The island nation of Papua New Guinea is one of those places where biologists go to make extraordinary discoveries. During recent rainforest expeditions coordinated by Conservation International, researchers turned up about 200 new species. In a press release, the group explained its goals: "The searches were conducted as part of CI’s global efforts to document the biodiversity of poorly known but species-rich environments, and raise their profile to assist local communities establish conservation priorities for future development."
This bright green frog is believed to be new to science. It lives 100 feet up in the forest canopy, and taunted curious researchers down below with its loud, guttural croaks all night long. They finally caught their first glimpse of a handsome male by sending a local climber up to the treetops.
This tube-nosed fruit bat is not entirely new to science--but we had to include him because he may be the most fetching creature on the planet.
Researchers say this species has been previously seen but is still undescribedin the scientific literature; it belongs to the genus Nyctimene but doesn't have an official species name yet. It lives in the tropical forests of Papua New Guinea's Muller Range mountains, and probably plays an important role in dispersing plant seeds.
Researchers found a bonanza of katydids (a group of insects related to crickets and grasshoppers) in Papua New Guinea's forests--they've identified at least 20 new species. As these insects live in the rainforest canopy, they're difficult to collect and virtually unstudied. This pink-eyed Caedicia is thought to feed on tree flowers.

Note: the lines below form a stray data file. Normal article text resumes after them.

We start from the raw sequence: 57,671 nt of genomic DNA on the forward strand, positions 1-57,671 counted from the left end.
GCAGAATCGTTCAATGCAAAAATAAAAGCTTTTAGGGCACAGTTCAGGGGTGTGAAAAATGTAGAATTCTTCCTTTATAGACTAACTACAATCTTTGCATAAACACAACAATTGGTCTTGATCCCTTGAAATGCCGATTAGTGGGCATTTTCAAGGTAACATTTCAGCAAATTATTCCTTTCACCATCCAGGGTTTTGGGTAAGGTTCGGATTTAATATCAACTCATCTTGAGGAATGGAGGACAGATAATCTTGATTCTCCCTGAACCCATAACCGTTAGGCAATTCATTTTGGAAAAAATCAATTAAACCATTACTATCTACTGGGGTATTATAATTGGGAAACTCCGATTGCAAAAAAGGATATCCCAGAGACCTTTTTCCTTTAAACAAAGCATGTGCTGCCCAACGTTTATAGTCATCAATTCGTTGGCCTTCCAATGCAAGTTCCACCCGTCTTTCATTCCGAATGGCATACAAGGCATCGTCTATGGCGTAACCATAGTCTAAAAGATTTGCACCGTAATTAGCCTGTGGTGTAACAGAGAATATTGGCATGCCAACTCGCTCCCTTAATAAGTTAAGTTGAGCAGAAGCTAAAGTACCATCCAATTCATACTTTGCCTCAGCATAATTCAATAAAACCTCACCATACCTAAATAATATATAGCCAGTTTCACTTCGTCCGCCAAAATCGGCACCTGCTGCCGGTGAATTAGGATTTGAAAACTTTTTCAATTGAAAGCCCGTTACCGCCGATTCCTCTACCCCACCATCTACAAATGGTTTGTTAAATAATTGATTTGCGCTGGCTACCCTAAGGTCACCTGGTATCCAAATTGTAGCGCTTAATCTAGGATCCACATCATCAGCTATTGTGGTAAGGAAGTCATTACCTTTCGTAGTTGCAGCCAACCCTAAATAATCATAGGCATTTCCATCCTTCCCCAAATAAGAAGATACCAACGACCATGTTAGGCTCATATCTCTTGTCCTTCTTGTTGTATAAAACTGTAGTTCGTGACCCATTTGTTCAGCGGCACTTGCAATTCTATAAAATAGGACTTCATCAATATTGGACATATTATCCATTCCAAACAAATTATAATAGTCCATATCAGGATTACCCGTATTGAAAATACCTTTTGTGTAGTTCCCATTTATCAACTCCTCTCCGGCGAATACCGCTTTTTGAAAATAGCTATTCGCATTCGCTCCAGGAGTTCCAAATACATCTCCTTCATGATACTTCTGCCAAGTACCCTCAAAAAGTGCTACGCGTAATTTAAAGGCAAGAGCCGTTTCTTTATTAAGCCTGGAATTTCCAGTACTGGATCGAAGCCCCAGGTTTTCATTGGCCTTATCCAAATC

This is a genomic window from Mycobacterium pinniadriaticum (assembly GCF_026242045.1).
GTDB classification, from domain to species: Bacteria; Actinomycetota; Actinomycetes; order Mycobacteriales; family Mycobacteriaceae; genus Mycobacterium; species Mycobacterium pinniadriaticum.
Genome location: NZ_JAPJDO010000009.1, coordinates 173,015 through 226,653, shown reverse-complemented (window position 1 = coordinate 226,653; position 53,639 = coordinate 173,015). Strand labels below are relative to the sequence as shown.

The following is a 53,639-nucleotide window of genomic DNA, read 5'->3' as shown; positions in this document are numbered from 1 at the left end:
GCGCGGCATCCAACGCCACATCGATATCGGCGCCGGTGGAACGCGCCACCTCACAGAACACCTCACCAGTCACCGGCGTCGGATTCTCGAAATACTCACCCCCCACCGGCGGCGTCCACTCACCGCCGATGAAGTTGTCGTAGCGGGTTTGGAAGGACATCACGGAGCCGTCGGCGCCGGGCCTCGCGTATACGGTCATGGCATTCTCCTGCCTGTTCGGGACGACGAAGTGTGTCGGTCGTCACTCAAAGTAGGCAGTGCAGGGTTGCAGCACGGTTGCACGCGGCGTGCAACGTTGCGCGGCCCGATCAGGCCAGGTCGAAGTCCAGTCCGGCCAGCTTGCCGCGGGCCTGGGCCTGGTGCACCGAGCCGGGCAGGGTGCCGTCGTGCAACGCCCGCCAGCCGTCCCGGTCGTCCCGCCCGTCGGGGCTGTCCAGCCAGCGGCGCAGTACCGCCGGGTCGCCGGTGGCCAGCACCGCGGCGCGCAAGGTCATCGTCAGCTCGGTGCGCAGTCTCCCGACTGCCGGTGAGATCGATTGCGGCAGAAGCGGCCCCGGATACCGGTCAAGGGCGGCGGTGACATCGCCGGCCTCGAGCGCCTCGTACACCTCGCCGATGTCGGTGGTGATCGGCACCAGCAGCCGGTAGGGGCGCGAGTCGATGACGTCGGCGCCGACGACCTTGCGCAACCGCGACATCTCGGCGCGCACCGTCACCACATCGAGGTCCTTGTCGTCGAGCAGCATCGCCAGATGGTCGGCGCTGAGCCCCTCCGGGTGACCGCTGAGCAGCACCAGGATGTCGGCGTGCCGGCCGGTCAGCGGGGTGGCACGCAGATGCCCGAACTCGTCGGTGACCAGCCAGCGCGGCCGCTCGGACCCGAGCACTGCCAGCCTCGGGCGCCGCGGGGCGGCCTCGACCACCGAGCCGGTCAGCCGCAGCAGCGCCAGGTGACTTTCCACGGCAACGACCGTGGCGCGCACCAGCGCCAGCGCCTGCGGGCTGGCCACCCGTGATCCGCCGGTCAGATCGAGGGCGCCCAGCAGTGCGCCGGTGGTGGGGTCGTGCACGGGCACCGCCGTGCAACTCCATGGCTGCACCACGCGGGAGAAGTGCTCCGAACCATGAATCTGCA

This newly discovered spider was spotted in the Nakanai Mountains on the island of New Britain. It's one of four new species found from the genus Anelosimus.
This feather-tailed possum has also been spied before by eagle-eyed biologists, but it has yet to be described in the scientific literature. The possum was found again on a recent expedition by happy accident. It was attracted to a light-trap put up by entomologists to catch nocturnal insects; the researchers suggest it may have been trying to catch and eat moths. It was found at an elevation of about 5,200 feet in the Muller Range mountains.
Another colorful new frog was found in the lush foliage along small rainforest streams in the Muller Range mountains. Researchers say it was suprisingly difficult to find this striking member of the Litoria genimaculata group; they had the most luck tracking down specimens when they followed the soft ticking sound made my mating males.
Here's a critter that knows how to defend itself. When threatened, this newly discovered katydid extends its hind legs straight into the air, and tries to jab any attacker with the spiny limbs.